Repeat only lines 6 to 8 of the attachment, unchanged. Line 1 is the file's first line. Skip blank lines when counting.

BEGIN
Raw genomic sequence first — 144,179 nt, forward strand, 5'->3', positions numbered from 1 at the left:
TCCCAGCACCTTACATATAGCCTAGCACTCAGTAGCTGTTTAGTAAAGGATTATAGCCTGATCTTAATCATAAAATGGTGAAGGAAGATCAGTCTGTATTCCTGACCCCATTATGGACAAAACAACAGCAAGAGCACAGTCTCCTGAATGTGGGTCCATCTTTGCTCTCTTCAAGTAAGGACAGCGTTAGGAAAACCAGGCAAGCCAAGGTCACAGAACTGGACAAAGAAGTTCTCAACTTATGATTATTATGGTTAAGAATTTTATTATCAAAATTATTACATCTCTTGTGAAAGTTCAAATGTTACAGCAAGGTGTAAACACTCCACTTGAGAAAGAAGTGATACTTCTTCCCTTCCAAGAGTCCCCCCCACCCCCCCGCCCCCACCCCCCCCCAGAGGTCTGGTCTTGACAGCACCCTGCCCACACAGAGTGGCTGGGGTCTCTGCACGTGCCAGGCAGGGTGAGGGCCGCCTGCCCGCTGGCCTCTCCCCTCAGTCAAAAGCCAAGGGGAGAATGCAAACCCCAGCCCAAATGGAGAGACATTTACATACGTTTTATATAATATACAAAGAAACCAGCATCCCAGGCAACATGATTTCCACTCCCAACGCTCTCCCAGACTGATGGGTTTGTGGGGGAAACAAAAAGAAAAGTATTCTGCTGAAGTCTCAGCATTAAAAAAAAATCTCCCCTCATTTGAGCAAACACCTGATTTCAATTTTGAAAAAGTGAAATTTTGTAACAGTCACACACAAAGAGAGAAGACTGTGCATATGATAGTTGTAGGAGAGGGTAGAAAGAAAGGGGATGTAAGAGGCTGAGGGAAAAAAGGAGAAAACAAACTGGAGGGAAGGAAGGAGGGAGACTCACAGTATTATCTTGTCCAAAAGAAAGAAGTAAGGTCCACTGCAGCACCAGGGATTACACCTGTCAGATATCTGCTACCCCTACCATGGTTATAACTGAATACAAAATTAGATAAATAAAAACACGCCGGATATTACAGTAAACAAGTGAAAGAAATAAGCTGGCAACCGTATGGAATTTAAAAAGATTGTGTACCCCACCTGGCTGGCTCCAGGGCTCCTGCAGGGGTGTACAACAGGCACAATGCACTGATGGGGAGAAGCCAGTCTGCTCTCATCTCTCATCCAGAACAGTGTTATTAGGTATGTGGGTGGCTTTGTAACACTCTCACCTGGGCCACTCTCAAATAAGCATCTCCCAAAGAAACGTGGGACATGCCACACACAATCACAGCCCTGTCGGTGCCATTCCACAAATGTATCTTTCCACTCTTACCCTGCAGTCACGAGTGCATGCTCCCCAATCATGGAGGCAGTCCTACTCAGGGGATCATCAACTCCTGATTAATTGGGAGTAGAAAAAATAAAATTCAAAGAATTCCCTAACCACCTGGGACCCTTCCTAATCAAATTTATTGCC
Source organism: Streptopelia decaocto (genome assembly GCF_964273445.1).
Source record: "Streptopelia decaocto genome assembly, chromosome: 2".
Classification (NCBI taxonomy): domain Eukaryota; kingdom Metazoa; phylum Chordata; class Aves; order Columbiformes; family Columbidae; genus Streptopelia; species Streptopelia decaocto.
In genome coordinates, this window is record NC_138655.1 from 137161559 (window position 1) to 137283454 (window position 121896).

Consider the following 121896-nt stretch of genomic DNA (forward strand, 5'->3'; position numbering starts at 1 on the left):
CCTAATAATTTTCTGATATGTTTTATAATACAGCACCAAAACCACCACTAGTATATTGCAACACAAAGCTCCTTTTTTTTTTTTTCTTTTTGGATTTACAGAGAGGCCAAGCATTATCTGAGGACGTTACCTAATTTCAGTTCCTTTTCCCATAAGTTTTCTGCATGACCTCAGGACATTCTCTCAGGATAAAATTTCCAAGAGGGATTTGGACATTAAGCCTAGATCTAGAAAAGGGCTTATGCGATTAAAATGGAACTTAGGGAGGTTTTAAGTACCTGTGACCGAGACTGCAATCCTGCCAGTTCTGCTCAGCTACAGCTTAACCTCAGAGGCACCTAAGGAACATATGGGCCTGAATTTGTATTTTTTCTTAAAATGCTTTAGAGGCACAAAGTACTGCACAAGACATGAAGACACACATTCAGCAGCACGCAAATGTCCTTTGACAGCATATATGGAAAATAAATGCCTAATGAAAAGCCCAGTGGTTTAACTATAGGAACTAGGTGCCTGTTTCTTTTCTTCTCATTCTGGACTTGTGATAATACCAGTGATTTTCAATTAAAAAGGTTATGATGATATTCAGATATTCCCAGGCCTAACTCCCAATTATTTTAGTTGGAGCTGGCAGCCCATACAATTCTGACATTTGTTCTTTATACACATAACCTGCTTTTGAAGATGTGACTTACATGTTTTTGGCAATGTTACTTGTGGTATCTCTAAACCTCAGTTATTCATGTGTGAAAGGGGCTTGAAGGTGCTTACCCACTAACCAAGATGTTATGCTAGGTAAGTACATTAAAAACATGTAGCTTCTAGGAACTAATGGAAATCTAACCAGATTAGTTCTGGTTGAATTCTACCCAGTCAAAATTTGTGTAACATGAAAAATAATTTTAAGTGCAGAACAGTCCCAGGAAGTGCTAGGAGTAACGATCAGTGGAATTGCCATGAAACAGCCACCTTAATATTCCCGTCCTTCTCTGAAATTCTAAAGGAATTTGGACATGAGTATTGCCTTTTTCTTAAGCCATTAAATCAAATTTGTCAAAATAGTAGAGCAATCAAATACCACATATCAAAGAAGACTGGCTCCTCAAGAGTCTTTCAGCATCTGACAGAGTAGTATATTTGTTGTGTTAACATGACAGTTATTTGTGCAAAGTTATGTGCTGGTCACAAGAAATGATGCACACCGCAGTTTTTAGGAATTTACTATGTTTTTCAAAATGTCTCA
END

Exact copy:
In genome coordinates, this window is record NC_138655.1 from 137161559 (window position 1) to 137283454 (window position 121896).

Consider the following 121896-nt stretch of genomic DNA (forward strand, 5'->3'; position numbering starts at 1 on the left):
CCTAATAATTTTCTGATATGTTTTATAATACAGCACCAAAACCACCACTAGTATATTGCAACACAAAGCTCCTTTTTTTTTTTTTCTTTTTGGATTTACAGAGAGGCCAAGCATTATCTGAGGACGTTACCTAATTTCAGTTCCTTTTCCCATAAGTTTTCTGCATGACCTCAGGACATTCTCTCAGGATAAAATTTCCAAGAGGGATTTGGACATTAAGCCTAGATCTAGAAAAGGGCTTATGCGATTAAAATGGAACTTAGGGAGGTTTTAAGTACCTGTGACCGAGACTGCAATCCTGCCAGTTCTGCTCAGCTACAGCTTAACCTCAGAGGCACCTAAGGAACATATGGGCCTGAATTTGTATTTTTTCTTAAAATGCTTTAGAGGCACAAAGTACTGCACAAGACATGAAGACACACATTCAGCAGCACGCAAATGTCCTTTGACAGCATATATGGAAAATAAATGCCTAATGAAAAGCCCAGTGGTTTAACTATAGGAACTAGGTGCCTGTTTCTTTTCTTCTCATTCTGGACTTGTGATAATACCAGTGATTTTCAATTAAAAAGGTTATGATGATATTCAGATATTCCCAGGCCTAACTCCCAATTATTTTAGTTGGAGCTGGCAGCCCATACAATTCTGACATTTGTTCTTTATACACATAACCTGCTTTTGAAGATGTGACTTACATGTTTTTGGCAATGTTACTTGTGGTATCTCTAAACCTCAGTTATTCATGTGTGAAAGGGGCTTGAAGGTGCTTACCCACTAACCAAGATGTTATGCTAGGTAAGTACATTAAAAACATGTAGCTTCTAGGAACTAATGGAAATCTAACCAGATTAGTTCTGGTTGAATTCTACCCAGTCAAAATTTGTGTAACATGAAAAATAATTTTAAGTGCAGAACAGTCCCAGGAAGTGCTAGGAGTAACGATCAGTGGAATTGCCATGAAACAGCCACCTTAATATTCCCGTCCTTCTCTGAAATTCTAAAGGAATTTGGACATGAGTATTGCCTTTTTCTTAAGCCATTAAATCAAATTTGTCAAAATAGTAGAGCAATCAAATACCACATATCAAAGAAGACTGGCTCCTCAAGAGTCTTTCAGCATCTGACAGAGTAGTATATTTGTTGTGTTAACATGACAGTTATTTGTGCAAAGTTATGTGCTGGTCACAAGAAATGATGCACACCGCAGTTTTTAGGAATTTACTATGTTTTTCAAAATGTCTCA